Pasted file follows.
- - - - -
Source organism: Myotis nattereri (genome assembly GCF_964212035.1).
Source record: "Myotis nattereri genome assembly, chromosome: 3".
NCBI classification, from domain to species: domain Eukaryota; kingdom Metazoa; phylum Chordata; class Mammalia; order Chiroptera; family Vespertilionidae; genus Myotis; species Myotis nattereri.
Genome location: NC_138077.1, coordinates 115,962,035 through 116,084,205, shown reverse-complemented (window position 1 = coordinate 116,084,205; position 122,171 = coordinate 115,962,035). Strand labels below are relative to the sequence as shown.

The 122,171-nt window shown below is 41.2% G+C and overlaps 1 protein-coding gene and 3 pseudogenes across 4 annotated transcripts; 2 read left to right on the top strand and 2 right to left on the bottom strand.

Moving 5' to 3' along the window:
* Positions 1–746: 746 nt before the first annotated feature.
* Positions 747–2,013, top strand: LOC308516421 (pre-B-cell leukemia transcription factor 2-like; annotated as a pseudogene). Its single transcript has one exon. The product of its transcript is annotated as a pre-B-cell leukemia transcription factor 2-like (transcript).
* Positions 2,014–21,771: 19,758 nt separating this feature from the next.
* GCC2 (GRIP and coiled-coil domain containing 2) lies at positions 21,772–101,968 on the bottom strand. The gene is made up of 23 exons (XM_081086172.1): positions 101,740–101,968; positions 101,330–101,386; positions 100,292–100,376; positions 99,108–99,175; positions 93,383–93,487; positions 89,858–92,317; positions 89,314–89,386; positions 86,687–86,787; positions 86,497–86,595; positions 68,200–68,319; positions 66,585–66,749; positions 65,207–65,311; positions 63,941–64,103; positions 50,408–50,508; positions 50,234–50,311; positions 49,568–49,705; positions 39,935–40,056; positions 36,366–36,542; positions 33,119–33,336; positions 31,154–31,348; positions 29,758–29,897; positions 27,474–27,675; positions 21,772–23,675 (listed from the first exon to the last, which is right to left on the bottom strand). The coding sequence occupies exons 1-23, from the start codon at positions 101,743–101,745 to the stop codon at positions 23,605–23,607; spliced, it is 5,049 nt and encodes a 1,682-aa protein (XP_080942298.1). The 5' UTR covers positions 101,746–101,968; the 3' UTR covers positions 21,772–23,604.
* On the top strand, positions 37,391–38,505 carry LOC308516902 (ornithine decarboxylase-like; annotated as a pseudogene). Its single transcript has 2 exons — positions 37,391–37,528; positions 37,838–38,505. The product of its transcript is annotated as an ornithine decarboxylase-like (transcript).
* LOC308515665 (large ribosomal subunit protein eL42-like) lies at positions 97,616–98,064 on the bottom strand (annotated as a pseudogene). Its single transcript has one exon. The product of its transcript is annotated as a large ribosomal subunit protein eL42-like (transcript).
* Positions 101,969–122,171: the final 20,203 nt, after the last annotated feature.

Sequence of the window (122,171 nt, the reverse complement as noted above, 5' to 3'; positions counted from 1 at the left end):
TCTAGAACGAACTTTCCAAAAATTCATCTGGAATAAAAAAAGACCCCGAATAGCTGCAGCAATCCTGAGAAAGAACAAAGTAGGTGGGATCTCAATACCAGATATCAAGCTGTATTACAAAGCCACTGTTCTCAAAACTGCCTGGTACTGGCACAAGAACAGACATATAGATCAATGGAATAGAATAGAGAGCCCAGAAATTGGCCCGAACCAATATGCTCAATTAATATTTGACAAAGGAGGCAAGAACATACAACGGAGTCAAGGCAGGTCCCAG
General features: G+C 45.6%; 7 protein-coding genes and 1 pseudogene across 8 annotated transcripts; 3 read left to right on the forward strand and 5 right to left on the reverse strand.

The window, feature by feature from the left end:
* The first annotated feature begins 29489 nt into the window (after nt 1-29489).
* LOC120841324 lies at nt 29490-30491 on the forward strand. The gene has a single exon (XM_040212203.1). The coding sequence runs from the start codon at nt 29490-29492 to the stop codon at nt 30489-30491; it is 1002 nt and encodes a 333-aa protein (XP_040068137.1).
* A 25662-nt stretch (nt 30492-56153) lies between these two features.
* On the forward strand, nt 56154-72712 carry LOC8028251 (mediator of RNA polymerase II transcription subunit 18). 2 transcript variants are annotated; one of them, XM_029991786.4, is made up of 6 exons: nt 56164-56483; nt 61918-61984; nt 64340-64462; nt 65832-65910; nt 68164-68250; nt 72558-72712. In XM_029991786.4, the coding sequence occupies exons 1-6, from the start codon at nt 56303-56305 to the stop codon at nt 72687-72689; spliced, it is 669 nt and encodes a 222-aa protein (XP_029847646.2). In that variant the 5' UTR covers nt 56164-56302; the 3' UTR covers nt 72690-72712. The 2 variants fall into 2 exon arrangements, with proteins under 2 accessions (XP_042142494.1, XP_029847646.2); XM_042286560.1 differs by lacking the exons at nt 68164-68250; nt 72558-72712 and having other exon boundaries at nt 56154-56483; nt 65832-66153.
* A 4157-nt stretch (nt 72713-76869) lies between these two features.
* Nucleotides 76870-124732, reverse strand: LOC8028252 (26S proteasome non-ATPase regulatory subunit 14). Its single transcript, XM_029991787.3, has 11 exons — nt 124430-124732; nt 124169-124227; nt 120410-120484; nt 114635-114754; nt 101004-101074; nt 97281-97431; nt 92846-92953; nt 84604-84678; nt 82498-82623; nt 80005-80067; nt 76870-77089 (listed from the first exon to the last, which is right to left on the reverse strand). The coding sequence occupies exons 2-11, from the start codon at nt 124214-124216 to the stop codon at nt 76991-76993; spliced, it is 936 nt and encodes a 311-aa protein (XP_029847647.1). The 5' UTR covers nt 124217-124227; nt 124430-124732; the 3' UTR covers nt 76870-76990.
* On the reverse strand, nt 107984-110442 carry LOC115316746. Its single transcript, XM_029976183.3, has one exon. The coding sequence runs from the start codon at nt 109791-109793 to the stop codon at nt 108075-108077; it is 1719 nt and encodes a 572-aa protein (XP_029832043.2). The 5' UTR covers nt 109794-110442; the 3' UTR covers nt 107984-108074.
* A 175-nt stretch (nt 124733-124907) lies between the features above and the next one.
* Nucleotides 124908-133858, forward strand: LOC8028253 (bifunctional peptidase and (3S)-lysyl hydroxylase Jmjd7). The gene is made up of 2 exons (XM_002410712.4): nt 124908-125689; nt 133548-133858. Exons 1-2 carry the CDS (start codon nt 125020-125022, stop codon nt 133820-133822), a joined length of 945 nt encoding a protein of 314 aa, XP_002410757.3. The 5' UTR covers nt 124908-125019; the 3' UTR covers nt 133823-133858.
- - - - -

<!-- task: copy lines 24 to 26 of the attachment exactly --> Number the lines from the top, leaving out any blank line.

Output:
* On the reverse strand, nt 107984-110442 carry LOC115316746. Its single transcript, XM_029976183.3, has one exon. The coding sequence runs from the start codon at nt 109791-109793 to the stop codon at nt 108075-108077; it is 1719 nt and encodes a 572-aa protein (XP_029832043.2). The 5' UTR covers nt 109794-110442; the 3' UTR covers nt 107984-108074.
* A 175-nt stretch (nt 124733-124907) lies between the features above and the next one.
* Nucleotides 124908-133858, forward strand: LOC8028253 (bifunctional peptidase and (3S)-lysyl hydroxylase Jmjd7). The gene is made up of 2 exons (XM_002410712.4): nt 124908-125689; nt 133548-133858. Exons 1-2 carry the CDS (start codon nt 125020-125022, stop codon nt 133820-133822), a joined length of 945 nt encoding a protein of 314 aa, XP_002410757.3. The 5' UTR covers nt 124908-125019; the 3' UTR covers nt 133823-133858.